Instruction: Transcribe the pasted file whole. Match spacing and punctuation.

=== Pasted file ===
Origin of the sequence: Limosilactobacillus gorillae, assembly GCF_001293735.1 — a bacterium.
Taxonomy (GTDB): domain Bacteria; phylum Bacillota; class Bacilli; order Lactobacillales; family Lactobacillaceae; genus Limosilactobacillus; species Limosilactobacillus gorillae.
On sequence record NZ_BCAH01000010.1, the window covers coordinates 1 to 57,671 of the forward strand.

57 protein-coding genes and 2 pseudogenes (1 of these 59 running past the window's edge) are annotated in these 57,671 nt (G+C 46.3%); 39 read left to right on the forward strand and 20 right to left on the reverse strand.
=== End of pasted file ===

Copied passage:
Origin of the sequence: Limosilactobacillus gorillae, assembly GCF_001293735.1 — a bacterium.
Taxonomy (GTDB): domain Bacteria; phylum Bacillota; class Bacilli; order Lactobacillales; family Lactobacillaceae; genus Limosilactobacillus; species Limosilactobacillus gorillae.
On sequence record NZ_BCAH01000010.1, the window covers coordinates 1 to 57,671 of the forward strand.

57 protein-coding genes and 2 pseudogenes (1 of these 59 running past the window's edge) are annotated in these 57,671 nt (G+C 46.3%); 39 read left to right on the forward strand and 20 right to left on the reverse strand.